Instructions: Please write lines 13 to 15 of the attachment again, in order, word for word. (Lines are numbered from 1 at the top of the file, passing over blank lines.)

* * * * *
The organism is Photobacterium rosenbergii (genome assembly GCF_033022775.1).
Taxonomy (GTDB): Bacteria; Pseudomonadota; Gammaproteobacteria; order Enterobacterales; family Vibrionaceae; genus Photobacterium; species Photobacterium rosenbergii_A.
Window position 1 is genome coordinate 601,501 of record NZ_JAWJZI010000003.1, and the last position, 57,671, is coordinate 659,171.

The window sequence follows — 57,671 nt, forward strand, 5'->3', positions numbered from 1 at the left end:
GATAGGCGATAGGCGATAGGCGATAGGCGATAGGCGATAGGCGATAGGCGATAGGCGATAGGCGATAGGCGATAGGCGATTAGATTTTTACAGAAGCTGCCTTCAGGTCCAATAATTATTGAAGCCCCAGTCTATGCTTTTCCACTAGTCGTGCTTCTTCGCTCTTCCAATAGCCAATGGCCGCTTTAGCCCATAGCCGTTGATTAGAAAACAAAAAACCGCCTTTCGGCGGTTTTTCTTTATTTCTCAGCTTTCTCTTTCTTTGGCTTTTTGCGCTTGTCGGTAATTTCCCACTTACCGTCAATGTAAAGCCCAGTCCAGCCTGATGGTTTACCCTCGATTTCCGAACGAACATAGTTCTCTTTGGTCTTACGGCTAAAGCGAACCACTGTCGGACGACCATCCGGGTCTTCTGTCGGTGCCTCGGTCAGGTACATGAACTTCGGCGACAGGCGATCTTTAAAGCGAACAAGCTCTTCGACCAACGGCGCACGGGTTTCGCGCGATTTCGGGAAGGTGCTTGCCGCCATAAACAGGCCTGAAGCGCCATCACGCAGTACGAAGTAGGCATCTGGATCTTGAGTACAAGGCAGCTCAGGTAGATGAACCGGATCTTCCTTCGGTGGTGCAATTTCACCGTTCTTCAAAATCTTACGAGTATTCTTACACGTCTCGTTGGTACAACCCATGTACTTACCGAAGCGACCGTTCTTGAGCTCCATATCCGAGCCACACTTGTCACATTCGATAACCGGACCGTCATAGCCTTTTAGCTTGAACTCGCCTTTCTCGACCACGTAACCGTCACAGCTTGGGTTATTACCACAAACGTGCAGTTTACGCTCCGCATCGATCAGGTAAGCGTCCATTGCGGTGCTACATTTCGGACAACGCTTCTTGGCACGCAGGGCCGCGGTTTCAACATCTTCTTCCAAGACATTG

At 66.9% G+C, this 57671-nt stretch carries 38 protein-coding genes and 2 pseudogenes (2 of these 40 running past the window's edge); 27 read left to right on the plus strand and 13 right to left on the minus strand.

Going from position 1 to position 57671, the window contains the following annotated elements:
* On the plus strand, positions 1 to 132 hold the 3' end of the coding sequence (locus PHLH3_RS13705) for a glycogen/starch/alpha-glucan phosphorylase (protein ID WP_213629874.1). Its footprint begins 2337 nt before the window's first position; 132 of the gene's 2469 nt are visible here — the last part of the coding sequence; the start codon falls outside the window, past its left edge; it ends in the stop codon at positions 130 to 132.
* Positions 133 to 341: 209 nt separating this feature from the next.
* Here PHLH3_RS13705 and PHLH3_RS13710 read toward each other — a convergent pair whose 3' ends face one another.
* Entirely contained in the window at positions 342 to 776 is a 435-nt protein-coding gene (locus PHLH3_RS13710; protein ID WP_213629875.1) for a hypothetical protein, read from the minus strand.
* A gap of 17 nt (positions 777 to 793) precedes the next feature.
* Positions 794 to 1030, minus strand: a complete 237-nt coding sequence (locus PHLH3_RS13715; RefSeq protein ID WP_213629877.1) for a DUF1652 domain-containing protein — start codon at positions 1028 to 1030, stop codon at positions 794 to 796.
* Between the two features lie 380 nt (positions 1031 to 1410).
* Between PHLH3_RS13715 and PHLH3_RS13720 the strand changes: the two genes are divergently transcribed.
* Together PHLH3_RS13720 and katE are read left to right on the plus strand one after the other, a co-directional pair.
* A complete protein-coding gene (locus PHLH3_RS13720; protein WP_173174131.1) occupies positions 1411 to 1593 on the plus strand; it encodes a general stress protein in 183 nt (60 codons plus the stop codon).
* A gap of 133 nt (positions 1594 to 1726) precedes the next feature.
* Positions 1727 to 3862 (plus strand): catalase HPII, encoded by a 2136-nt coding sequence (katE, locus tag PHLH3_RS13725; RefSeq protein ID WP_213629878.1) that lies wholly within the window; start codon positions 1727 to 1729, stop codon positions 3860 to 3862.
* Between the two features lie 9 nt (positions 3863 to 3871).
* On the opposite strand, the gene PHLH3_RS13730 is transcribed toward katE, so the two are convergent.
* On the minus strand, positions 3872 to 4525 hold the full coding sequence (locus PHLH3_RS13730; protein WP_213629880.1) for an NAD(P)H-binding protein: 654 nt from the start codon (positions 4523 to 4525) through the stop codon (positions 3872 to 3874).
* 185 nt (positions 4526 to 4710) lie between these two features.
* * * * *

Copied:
* Positions 794 to 1030, minus strand: a complete 237-nt coding sequence (locus PHLH3_RS13715; RefSeq protein ID WP_213629877.1) for a DUF1652 domain-containing protein — start codon at positions 1028 to 1030, stop codon at positions 794 to 796.
* Between the two features lie 380 nt (positions 1031 to 1410).
* Between PHLH3_RS13715 and PHLH3_RS13720 the strand changes: the two genes are divergently transcribed.